Lessons & Classroom Games for Teachers
Playing classroom games is a fun and engaging way to practice the fundamentals of the English language. The PowerPoint software from Microsoft provides a tool to help keep students interested in the games while allowing teachers to create quick and easy game templates. The software is ideal for reviewing recent lessons and to reinforce the many aspects of studying English
Jeopardy-style quiz games will help students develop their comprehension skills in English. Create a series of questions (or answers to keep with the TV game show) that pertain to recent lessons. In PowerPoint, create a simple grid pattern with the questions filling the tiles, with harder questions worth a higher point value. Keep the categories for each set of questions pertinent to the lessons; for example, "What fruit is long and yellow?" is a suitable question if the lecture was based on fruits and vegetables. Keep the difficulty equal to the class level.
Past, Present and Future Tense Games
Tenses can be tricky, especially with irregular verbs. To practice this skill, play a PowerPoint Memory or Match game. Create a grid with 20 to 30 tiles. Think of 10 to 15 verbs and randomly place them in the grids. Include one or two irregular verbs, such as "go" to increase the difficulty. Then, insert either the past or future tense of that word elsewhere on the grid. PowerPoint allows you to cover up the words and reveal them in a click of a mouse. Students must then choose tiles and match the present tense with either the past or future tense of the word.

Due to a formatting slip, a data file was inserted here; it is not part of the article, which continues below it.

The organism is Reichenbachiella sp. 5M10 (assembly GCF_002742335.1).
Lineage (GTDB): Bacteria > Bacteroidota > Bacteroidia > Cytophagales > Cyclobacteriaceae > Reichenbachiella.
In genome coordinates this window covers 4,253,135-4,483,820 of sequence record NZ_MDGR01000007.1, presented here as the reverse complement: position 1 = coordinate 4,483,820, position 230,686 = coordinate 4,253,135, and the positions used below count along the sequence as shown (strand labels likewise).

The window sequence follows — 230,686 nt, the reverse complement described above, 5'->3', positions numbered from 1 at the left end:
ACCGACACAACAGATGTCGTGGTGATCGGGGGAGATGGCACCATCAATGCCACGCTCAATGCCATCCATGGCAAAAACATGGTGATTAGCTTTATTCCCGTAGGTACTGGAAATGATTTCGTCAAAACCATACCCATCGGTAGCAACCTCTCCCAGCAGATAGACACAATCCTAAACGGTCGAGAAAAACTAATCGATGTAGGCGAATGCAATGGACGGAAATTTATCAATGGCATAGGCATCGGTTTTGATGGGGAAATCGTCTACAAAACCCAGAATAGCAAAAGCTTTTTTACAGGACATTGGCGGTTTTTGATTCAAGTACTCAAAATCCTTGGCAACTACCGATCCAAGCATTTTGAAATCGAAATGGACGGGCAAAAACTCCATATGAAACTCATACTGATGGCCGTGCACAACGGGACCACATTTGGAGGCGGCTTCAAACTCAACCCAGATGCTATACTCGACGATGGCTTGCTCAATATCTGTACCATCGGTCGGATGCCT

Building vocabulary takes time, but playing games can speed things up while entertaining the class. Create a template in PowerPoint similar to that of the board game Taboo: Hide five or six words behind colored blocks on the screen. Allow only one student to see the computer screen and reveal the first word. The student then has to describe the word entirely in English and without gestures. The student's team attempts to guess the word; for example, if the word is "hospital," the student may say, "Doctors and nurses work in this building." Once the word is guessed, reveal the second word. Give the students one minute to guess as many words as they can.
To help develop grammar skills, create fill-in-the-blank sentences with one missing word in each. Make the missing word have only one solution. For example, "I am so hungry. I haven't eaten all day." Replace "eaten" with a blank spot. The students have to guess what the missing word is; in this situation, the students will become familiar with the past participle of the verb "to eat." For more advanced classes, have the students create the sentences. Or you can have the missing word be an adjective unique to a specific object. Use previous lesson plans as a basis for the sentences.